Sun, Apr 29, 2012 - Page 1 News List

DPP calls KMT’s Lugang election loss a ‘warning’

By Loa Iok-sin, Mo Yan-chih and Rich Chang  /  Staff reporters

Huang Chen-yen of the Democratic Progressive Party, second left, and supporters celebrate after Huang won election in Changhua County’s Lugang Township in yesterday’s township chief by-election in a landslide victory.

Photo: Chang Tsung-chiu, Taipei Times

The Democratic Progressive Party’s (DPP) Huang Chen-yen (黃振彥) clinched a landslide victory in Changhua County’s Lugang Township (鹿港) mayoral by-election yesterday, leading his Chinese Nationalist Party (KMT) rival Tsai Ming-chung (蔡明忠) by 13,227 votes.

The official tallies from the Changhua County Election Commission showed Huang, an incumbent county councilor, received 71 percent, or 22,275, of the votes, while Tsai obtained 9,048, or about 28 percent of the vote.

Voter turnout was 48.93 percent, with 31,323 valid votes cast out of the 64,606 eligible voters in a process that ran smoothly, Lugang Township Office chief secretary Kung Ping-chieh (孔秉杰) said.

The DPP called the election an opportunity for voters to voice their discontent over price hikes, which they described as an “ambush” on the public after the presidential election and a policy that could trigger general price increases and make people suffer.

Commenting on the electoral result, DPP acting chairperson Chen Chu (陳菊) said: “It is a victory for Lugang and a vote of dissatisfaction with President Ma Ying-jeou (馬英九).”

Since January, the Ma administration has adopted various controversial policies, such as the plan to relax the ban on imports of US beef containing residues of leanness--enhancing drugs, alleged cover-up of bird flu incidents, raising of fuel and electricity prices and touting a “one country, two areas (一國兩區)” concept on cross-strait relations.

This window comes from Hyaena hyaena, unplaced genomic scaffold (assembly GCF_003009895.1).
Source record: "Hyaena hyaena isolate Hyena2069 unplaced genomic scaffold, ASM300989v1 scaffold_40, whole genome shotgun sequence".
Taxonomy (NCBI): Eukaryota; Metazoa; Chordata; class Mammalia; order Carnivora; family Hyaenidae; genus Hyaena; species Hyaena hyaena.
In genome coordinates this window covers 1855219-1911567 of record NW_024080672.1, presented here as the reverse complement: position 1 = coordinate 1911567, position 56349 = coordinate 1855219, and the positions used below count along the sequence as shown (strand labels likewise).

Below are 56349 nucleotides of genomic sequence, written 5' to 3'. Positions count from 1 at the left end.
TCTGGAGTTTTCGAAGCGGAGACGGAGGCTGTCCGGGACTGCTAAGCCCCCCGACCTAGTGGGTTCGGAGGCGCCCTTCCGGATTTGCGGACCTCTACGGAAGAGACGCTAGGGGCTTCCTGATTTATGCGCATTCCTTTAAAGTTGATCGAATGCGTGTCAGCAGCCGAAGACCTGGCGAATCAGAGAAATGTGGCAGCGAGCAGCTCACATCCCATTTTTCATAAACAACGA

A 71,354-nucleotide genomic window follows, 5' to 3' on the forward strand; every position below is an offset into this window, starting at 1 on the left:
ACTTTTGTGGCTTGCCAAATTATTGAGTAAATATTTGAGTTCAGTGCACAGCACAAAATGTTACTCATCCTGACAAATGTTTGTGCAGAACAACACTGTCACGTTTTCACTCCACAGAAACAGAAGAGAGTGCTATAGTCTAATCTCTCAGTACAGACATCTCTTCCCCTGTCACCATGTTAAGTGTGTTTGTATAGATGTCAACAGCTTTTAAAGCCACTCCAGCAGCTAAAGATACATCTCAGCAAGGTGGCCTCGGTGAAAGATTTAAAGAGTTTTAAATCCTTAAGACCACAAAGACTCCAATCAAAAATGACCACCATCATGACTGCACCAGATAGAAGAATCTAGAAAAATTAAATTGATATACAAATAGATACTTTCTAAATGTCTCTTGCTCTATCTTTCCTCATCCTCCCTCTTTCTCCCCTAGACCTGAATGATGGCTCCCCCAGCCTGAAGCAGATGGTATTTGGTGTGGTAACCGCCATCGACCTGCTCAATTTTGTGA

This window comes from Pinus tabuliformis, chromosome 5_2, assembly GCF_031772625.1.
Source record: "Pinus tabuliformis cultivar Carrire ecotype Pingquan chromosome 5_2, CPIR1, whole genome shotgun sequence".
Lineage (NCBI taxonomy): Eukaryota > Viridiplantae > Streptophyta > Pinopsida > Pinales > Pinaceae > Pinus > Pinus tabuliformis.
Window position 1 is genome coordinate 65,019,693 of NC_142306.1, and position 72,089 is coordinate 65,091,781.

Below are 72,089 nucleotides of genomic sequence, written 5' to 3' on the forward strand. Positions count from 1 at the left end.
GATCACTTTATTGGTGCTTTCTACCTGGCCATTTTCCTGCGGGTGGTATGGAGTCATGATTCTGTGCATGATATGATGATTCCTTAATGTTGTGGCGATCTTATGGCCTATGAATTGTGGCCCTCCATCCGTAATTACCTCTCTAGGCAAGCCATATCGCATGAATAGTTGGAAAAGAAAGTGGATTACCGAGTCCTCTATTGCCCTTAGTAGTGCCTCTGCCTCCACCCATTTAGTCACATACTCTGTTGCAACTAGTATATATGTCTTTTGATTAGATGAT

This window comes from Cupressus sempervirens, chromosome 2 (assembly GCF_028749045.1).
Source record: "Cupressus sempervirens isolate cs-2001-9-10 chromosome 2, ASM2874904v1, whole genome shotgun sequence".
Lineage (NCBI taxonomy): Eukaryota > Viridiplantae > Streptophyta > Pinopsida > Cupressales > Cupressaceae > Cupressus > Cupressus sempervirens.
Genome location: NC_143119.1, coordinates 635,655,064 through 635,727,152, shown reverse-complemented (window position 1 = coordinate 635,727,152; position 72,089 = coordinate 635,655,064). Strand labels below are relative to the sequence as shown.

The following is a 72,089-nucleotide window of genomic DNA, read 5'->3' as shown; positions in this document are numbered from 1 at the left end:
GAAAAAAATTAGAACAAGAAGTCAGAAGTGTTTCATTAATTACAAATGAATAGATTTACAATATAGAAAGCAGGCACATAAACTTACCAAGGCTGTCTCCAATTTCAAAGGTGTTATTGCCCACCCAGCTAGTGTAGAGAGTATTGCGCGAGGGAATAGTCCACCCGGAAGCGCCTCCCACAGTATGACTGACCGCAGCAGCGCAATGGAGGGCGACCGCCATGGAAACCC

“Yesterday’s electoral result is a warning to the Ma government that people are against those bad policies and that the government has to change those policies for the people,” Chen added.

Chen expressed the party’s gratitude to Lugang residents for giving the DPP a chance to govern the township, adding that Huang would make great efforts in his office.

The KMT acknowledged the defeat in the by-election, but brushed aside the DPP’s description of its victory as a vote against Ma while defending the government’s policies.

“The KMT humbly accepts the by-election result. We will continue to reflect upon our performances and keep working on party and government reforms,” said -Chuang Po-chun (莊伯仲), director of the KMT’s Culture and Communications Committee.

Chuang acknowledged that recent price hikes of fuel and electricity attracted public complaints and affected the by-election result, but added that the Ma administration presented the policies to reflect market prices as a responsible government.

He accused the DPP of spreading vote-buying rumors against Tsai during the election campaign, and said Tsai has run a clean campaign.

“The KMT has appealed to local voters with a solid policy platform on local developments and we regret that the DPP executed a smear campaign again,” he added.

Tsai announced his defeat about 40 minutes after voting ended at 4pm. He cited a lack of effort during the campaign, but denied that he lost the by-election due to public grievances against the Ma administration over recent policies

“I lost the by-election because I did not make enough of an effort during the campaign, and because personally I may not be a suitable politician. There are no other reasons,” he said at his campaign headquarters.

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